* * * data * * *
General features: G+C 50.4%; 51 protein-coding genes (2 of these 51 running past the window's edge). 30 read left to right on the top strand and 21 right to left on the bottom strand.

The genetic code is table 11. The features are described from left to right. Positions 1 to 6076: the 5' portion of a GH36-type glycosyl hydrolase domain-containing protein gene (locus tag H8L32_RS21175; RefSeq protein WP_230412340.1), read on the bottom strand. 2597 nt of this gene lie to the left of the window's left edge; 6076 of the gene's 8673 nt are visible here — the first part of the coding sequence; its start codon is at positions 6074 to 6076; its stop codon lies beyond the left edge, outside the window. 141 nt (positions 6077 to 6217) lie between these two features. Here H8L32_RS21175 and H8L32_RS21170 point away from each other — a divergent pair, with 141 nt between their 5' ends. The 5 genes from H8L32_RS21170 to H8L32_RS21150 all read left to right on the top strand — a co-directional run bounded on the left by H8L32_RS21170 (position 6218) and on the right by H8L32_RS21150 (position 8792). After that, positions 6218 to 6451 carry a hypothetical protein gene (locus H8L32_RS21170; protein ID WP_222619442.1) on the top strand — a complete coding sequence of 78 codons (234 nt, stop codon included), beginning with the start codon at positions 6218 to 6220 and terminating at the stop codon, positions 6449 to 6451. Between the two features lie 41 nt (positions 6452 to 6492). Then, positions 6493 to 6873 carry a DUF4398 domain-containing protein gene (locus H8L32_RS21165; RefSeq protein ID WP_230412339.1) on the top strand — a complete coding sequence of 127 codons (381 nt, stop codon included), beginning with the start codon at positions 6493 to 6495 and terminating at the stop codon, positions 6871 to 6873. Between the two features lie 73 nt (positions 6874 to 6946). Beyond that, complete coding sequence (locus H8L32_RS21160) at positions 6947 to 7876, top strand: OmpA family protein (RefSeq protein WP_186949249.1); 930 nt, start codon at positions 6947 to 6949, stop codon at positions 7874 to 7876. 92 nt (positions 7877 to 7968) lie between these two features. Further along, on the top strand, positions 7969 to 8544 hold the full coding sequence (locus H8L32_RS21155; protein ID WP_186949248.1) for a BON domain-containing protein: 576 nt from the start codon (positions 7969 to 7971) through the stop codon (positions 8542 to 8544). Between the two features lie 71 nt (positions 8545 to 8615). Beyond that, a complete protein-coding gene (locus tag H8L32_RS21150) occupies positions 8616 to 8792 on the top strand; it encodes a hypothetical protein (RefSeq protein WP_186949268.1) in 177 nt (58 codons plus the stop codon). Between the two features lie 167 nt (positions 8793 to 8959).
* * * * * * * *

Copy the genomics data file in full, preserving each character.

General features: G+C 50.4%; 51 protein-coding genes (2 of these 51 running past the window's edge). 30 read left to right on the top strand and 21 right to left on the bottom strand.

The genetic code is table 11. The features are described from left to right. Positions 1 to 6076: the 5' portion of a GH36-type glycosyl hydrolase domain-containing protein gene (locus tag H8L32_RS21175; RefSeq protein WP_230412340.1), read on the bottom strand. 2597 nt of this gene lie to the left of the window's left edge; 6076 of the gene's 8673 nt are visible here — the first part of the coding sequence; its start codon is at positions 6074 to 6076; its stop codon lies beyond the left edge, outside the window. 141 nt (positions 6077 to 6217) lie between these two features. Here H8L32_RS21175 and H8L32_RS21170 point away from each other — a divergent pair, with 141 nt between their 5' ends. The 5 genes from H8L32_RS21170 to H8L32_RS21150 all read left to right on the top strand — a co-directional run bounded on the left by H8L32_RS21170 (position 6218) and on the right by H8L32_RS21150 (position 8792). After that, positions 6218 to 6451 carry a hypothetical protein gene (locus H8L32_RS21170; protein ID WP_222619442.1) on the top strand — a complete coding sequence of 78 codons (234 nt, stop codon included), beginning with the start codon at positions 6218 to 6220 and terminating at the stop codon, positions 6449 to 6451. Between the two features lie 41 nt (positions 6452 to 6492). Then, positions 6493 to 6873 carry a DUF4398 domain-containing protein gene (locus H8L32_RS21165; RefSeq protein ID WP_230412339.1) on the top strand — a complete coding sequence of 127 codons (381 nt, stop codon included), beginning with the start codon at positions 6493 to 6495 and terminating at the stop codon, positions 6871 to 6873. Between the two features lie 73 nt (positions 6874 to 6946). Beyond that, complete coding sequence (locus H8L32_RS21160) at positions 6947 to 7876, top strand: OmpA family protein (RefSeq protein WP_186949249.1); 930 nt, start codon at positions 6947 to 6949, stop codon at positions 7874 to 7876. 92 nt (positions 7877 to 7968) lie between these two features. Further along, on the top strand, positions 7969 to 8544 hold the full coding sequence (locus H8L32_RS21155; protein ID WP_186949248.1) for a BON domain-containing protein: 576 nt from the start codon (positions 7969 to 7971) through the stop codon (positions 8542 to 8544). Between the two features lie 71 nt (positions 8545 to 8615). Beyond that, a complete protein-coding gene (locus tag H8L32_RS21150) occupies positions 8616 to 8792 on the top strand; it encodes a hypothetical protein (RefSeq protein WP_186949268.1) in 177 nt (58 codons plus the stop codon). Between the two features lie 167 nt (positions 8793 to 8959).